The consensus among seasoned showgoers was that 2002 wasn’t 100% Design’s greatest year. While London’s 2001 show was a high-spot in an otherwise subdued autumn, subsequent world economic pressures were showing all too clearly at Earls Court 2 last week in exhibits that were generally safe and samey.
You have to admire the exhibitors for battling on in difficult trading times and for supporting the UK’s premier design showcase, and there was much there that was excellent, if not altogether new. UK companies Ideal Standard, Bisque and Stringer are among those that continue to show their commitment to design in areas that are key, though not necessarily sexy – bathrooms, radiators and shelving systems respectively.
Our hats also go off to the organisers for their perseverance against the odds. But you have to question the thinking of a selection panel that admitted sheepskin hot water bottle covers to 100% Design this year, along with other kitsch exhibits, presumably to fill the hall.
All credit to the organisers too for roping in some of the main fringe events under the 100% Guaranteed banner. However, the real energy and quirky, if often improbable innovation remains with Designersblock – though it suffered from having two sites this year, Hoxton being far superior to the Thames-side venue.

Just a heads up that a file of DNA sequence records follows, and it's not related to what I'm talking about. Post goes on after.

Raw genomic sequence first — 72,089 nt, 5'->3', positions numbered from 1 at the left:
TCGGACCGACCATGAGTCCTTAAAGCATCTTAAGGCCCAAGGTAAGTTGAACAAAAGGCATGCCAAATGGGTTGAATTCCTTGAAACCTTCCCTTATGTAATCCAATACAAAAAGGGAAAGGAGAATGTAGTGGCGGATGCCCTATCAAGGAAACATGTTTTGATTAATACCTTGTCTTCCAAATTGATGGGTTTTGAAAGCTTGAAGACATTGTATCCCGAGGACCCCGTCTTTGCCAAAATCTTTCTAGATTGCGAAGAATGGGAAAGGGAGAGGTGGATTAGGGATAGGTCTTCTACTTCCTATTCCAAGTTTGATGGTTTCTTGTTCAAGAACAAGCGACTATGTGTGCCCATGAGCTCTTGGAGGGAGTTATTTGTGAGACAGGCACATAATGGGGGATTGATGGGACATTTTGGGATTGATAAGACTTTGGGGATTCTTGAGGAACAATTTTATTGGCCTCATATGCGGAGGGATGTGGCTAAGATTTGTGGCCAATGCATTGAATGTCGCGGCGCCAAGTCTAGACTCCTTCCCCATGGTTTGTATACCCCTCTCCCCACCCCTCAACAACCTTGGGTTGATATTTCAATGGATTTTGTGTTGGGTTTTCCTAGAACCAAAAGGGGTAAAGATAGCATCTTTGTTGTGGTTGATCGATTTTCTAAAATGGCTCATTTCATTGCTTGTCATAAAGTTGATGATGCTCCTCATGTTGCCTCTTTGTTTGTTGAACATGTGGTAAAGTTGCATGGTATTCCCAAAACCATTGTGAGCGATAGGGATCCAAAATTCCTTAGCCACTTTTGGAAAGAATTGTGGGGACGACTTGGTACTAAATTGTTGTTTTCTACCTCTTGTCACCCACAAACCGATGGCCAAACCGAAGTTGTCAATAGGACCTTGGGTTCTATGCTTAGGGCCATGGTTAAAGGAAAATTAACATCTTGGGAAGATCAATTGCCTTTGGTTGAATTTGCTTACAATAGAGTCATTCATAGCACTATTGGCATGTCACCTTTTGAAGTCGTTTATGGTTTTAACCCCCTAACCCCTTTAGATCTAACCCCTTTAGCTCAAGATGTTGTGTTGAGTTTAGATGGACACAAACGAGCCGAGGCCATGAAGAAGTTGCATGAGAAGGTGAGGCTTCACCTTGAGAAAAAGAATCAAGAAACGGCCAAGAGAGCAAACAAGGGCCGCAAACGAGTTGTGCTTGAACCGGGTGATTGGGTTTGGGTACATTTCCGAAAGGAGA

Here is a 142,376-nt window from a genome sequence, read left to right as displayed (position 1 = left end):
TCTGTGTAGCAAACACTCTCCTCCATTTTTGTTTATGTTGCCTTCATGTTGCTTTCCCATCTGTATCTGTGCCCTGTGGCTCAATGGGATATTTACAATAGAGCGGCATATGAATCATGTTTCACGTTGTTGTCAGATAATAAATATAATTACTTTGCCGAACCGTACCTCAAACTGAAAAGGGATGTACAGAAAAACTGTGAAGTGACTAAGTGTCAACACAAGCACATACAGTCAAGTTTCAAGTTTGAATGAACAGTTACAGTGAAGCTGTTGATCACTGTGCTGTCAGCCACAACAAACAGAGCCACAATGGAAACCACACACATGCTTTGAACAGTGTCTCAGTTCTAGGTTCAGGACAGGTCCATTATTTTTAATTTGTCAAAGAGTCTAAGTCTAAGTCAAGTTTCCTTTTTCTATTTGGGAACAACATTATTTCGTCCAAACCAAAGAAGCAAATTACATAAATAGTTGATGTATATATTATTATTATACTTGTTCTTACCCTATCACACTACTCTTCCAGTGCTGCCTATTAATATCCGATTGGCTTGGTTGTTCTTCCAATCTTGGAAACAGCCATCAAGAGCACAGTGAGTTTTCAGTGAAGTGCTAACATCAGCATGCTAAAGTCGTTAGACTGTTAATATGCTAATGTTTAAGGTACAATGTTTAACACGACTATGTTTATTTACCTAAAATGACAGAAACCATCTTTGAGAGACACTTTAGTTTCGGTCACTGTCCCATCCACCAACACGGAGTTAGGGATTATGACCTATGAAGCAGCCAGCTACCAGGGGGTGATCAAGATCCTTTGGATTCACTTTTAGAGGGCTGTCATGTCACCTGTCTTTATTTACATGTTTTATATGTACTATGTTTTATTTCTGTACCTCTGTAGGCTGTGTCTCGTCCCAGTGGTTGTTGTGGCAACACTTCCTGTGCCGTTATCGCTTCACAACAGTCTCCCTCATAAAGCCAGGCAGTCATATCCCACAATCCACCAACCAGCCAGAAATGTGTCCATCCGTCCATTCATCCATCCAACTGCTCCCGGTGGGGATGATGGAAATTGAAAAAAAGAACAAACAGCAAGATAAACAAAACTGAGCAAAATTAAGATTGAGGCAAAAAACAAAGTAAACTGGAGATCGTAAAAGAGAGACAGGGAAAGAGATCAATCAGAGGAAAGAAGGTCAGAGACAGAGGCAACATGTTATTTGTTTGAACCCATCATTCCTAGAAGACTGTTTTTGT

A couple of strong themes came through the week. At 100% Design, art for interiors manifested on a couple of stands – for example, in the curved screens from new company Off the Wall that featured work by artists Duggie Fields and Chris Long (DW 12 September). At 100% Design and at Designersblock, clever use of materials meanwhile added intellectual rigour. Bobo excelled at 100% Design (DW 19 September), while Georg Baldele continues to inspire and delight at Designersblock and Gitta Gschwendtner’s experimental collaborations were evident at both. Materials producers are proving to be valuable collaborators in design.
Collaborations and crossovers account for some of the biggest design stories right now, involving art, technology or complementary creative disciplines. Car companies are leading this (DW 26 September), but at Designersblock fashionable graphics group Graphic Thought Facility won acclaim for its crossover into 3D with a simple cardboard storage system, MeBox.
100% Design and Designersblock have their shortcomings, but together they form a major international design ‘happening’ for London. John Sorrell and his team at London Design Festival would do well to take that into account when planning their event. Why ignore the momentum that these shows have built up among designers, clients and the public?